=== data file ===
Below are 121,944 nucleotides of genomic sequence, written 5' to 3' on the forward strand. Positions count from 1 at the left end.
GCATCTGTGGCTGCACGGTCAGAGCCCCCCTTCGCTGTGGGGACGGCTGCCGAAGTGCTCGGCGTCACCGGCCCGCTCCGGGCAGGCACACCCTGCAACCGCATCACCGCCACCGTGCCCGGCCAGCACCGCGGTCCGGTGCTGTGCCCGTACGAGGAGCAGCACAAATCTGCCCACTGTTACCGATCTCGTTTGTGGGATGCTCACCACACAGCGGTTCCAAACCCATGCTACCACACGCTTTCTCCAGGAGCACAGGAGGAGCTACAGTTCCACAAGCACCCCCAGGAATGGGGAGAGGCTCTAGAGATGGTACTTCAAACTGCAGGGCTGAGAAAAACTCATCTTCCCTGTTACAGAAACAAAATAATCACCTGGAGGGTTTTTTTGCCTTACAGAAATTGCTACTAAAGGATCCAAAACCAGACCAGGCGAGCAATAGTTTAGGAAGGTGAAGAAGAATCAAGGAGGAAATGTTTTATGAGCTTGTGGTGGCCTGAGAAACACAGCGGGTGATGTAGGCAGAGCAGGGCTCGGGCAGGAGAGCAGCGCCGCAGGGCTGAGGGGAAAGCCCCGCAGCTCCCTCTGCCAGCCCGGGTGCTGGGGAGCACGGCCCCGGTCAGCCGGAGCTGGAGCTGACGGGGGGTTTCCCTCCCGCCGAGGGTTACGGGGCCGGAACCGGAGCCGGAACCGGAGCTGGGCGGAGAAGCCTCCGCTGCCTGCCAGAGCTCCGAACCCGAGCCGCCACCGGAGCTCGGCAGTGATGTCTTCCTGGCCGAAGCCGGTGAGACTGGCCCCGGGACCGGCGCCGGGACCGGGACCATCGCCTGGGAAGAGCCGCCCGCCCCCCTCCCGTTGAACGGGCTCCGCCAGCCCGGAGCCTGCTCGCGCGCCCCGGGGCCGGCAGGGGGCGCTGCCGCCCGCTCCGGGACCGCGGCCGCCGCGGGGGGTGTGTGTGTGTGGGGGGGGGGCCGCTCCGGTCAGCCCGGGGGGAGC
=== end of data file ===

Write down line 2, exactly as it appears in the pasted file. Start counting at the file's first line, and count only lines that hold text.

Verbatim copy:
GCATCTGTGGCTGCACGGTCAGAGCCCCCCTTCGCTGTGGGGACGGCTGCCGAAGTGCTCGGCGTCACCGGCCCGCTCCGGGCAGGCACACCCTGCAACCGCATCACCGCCACCGTGCCCGGCCAGCACCGCGGTCCGGTGCTGTGCCCGTACGAGGAGCAGCACAAATCTGCCCACTGTTACCGATCTCGTTTGTGGGATGCTCACCACACAGCGGTTCCAAACCCATGCTACCACACGCTTTCTCCAGGAGCACAGGAGGAGCTACAGTTCCACAAGCACCCCCAGGAATGGGGAGAGGCTCTAGAGATGGTACTTCAAACTGCAGGGCTGAGAAAAACTCATCTTCCCTGTTACAGAAACAAAATAATCACCTGGAGGGTTTTTTTGCCTTACAGAAATTGCTACTAAAGGATCCAAAACCAGACCAGGCGAGCAATAGTTTAGGAAGGTGAAGAAGAATCAAGGAGGAAATGTTTTATGAGCTTGTGGTGGCCTGAGAAACACAGCGGGTGATGTAGGCAGAGCAGGGCTCGGGCAGGAGAGCAGCGCCGCAGGGCTGAGGGGAAAGCCCCGCAGCTCCCTCTGCCAGCCCGGGTGCTGGGGAGCACGGCCCCGGTCAGCCGGAGCTGGAGCTGACGGGGGGTTTCCCTCCCGCCGAGGGTTACGGGGCCGGAACCGGAGCCGGAACCGGAGCTGGGCGGAGAAGCCTCCGCTGCCTGCCAGAGCTCCGAACCCGAGCCGCCACCGGAGCTCGGCAGTGATGTCTTCCTGGCCGAAGCCGGTGAGACTGGCCCCGGGACCGGCGCCGGGACCGGGACCATCGCCTGGGAAGAGCCGCCCGCCCCCCTCCCGTTGAACGGGCTCCGCCAGCCCGGAGCCTGCTCGCGCGCCCCGGGGCCGGCAGGGGGCGCTGCCGCCCGCTCCGGGACCGCGGCCGCCGCGGGGGGTGTGTGTGTGTGGGGGGGGGGCCGCTCCGGTCAGCCCGGGGGGAGC